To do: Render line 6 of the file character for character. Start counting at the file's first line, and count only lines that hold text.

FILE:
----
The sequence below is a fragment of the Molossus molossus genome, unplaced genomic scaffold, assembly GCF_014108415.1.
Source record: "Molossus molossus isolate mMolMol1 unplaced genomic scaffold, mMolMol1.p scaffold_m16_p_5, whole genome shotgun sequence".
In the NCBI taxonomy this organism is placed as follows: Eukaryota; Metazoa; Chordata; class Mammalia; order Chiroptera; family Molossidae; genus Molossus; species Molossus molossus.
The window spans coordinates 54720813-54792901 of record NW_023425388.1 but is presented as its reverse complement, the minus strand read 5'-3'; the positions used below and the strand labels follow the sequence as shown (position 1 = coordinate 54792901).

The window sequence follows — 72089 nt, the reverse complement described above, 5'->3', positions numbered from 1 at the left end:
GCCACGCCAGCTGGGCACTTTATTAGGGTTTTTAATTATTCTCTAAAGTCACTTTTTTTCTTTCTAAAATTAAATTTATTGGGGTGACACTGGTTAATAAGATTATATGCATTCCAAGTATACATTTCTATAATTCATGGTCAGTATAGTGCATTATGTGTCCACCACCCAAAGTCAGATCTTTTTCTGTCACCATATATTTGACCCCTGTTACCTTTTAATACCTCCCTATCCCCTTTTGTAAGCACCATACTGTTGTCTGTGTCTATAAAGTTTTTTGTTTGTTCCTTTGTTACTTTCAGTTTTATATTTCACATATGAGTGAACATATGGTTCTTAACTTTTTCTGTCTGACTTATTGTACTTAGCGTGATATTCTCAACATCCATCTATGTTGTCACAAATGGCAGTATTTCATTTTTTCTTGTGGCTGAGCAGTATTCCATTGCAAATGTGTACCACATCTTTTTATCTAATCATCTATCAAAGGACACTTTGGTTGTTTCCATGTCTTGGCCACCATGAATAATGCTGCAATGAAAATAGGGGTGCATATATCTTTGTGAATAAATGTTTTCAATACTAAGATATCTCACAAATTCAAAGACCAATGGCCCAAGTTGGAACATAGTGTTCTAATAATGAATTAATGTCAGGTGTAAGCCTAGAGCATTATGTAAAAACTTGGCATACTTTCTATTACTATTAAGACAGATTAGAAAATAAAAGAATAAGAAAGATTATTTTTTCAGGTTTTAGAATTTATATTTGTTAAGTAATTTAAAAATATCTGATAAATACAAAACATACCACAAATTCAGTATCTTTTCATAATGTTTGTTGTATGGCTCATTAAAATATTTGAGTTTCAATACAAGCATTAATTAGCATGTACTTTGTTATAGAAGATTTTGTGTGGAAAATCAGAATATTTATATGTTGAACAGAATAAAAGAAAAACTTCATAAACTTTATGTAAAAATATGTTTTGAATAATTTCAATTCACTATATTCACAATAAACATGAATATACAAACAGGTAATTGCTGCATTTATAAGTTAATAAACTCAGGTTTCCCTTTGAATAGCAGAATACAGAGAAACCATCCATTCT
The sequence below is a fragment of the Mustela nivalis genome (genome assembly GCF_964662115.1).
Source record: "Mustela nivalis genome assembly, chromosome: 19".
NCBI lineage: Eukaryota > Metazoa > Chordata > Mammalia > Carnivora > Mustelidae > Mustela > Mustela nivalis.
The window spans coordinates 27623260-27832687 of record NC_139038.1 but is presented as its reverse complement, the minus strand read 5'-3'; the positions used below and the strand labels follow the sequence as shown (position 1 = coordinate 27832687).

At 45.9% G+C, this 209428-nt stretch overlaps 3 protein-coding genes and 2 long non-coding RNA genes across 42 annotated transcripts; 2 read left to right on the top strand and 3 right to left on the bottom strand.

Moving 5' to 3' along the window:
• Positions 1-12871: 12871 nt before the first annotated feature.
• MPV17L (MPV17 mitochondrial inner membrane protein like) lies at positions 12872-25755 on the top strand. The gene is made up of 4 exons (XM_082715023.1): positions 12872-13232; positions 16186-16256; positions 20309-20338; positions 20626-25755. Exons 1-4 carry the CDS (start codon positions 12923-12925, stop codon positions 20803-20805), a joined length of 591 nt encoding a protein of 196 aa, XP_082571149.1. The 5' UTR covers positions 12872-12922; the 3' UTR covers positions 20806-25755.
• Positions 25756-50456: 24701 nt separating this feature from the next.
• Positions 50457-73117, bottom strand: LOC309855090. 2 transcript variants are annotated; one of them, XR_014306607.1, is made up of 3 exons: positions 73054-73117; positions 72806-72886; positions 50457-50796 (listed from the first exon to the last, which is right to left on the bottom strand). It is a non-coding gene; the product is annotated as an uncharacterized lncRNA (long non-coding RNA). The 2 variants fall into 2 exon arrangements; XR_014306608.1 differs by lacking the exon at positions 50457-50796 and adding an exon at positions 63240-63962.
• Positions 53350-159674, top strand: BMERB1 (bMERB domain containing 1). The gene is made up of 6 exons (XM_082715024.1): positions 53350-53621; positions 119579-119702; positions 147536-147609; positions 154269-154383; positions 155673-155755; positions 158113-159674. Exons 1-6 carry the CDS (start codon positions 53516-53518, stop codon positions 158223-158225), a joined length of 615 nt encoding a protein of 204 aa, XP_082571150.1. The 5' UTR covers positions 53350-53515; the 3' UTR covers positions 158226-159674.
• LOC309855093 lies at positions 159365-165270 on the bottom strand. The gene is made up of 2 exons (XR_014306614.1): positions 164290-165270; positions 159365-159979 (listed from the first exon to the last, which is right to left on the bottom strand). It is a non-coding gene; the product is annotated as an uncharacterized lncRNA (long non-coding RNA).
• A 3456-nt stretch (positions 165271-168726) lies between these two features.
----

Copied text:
GCCACGCCAGCTGGGCACTTTATTAGGGTTTTTAATTATTCTCTAAAGTCACTTTTTTTCTTTCTAAAATTAAATTTATTGGGGTGACACTGGTTAATAAGATTATATGCATTCCAAGTATACATTTCTATAATTCATGGTCAGTATAGTGCATTATGTGTCCACCACCCAAAGTCAGATCTTTTTCTGTCACCATATATTTGACCCCTGTTACCTTTTAATACCTCCCTATCCCCTTTTGTAAGCACCATACTGTTGTCTGTGTCTATAAAGTTTTTTGTTTGTTCCTTTGTTACTTTCAGTTTTATATTTCACATATGAGTGAACATATGGTTCTTAACTTTTTCTGTCTGACTTATTGTACTTAGCGTGATATTCTCAACATCCATCTATGTTGTCACAAATGGCAGTATTTCATTTTTTCTTGTGGCTGAGCAGTATTCCATTGCAAATGTGTACCACATCTTTTTATCTAATCATCTATCAAAGGACACTTTGGTTGTTTCCATGTCTTGGCCACCATGAATAATGCTGCAATGAAAATAGGGGTGCATATATCTTTGTGAATAAATGTTTTCAATACTAAGATATCTCACAAATTCAAAGACCAATGGCCCAAGTTGGAACATAGTGTTCTAATAATGAATTAATGTCAGGTGTAAGCCTAGAGCATTATGTAAAAACTTGGCATACTTTCTATTACTATTAAGACAGATTAGAAAATAAAAGAATAAGAAAGATTATTTTTTCAGGTTTTAGAATTTATATTTGTTAAGTAATTTAAAAATATCTGATAAATACAAAACATACCACAAATTCAGTATCTTTTCATAATGTTTGTTGTATGGCTCATTAAAATATTTGAGTTTCAATACAAGCATTAATTAGCATGTACTTTGTTATAGAAGATTTTGTGTGGAAAATCAGAATATTTATATGTTGAACAGAATAAAAGAAAAACTTCATAAACTTTATGTAAAAATATGTTTTGAATAATTTCAATTCACTATATTCACAATAAACATGAATATACAAACAGGTAATTGCTGCATTTATAAGTTAATAAACTCAGGTTTCCCTTTGAATAGCAGAATACAGAGAAACCATCCATTCT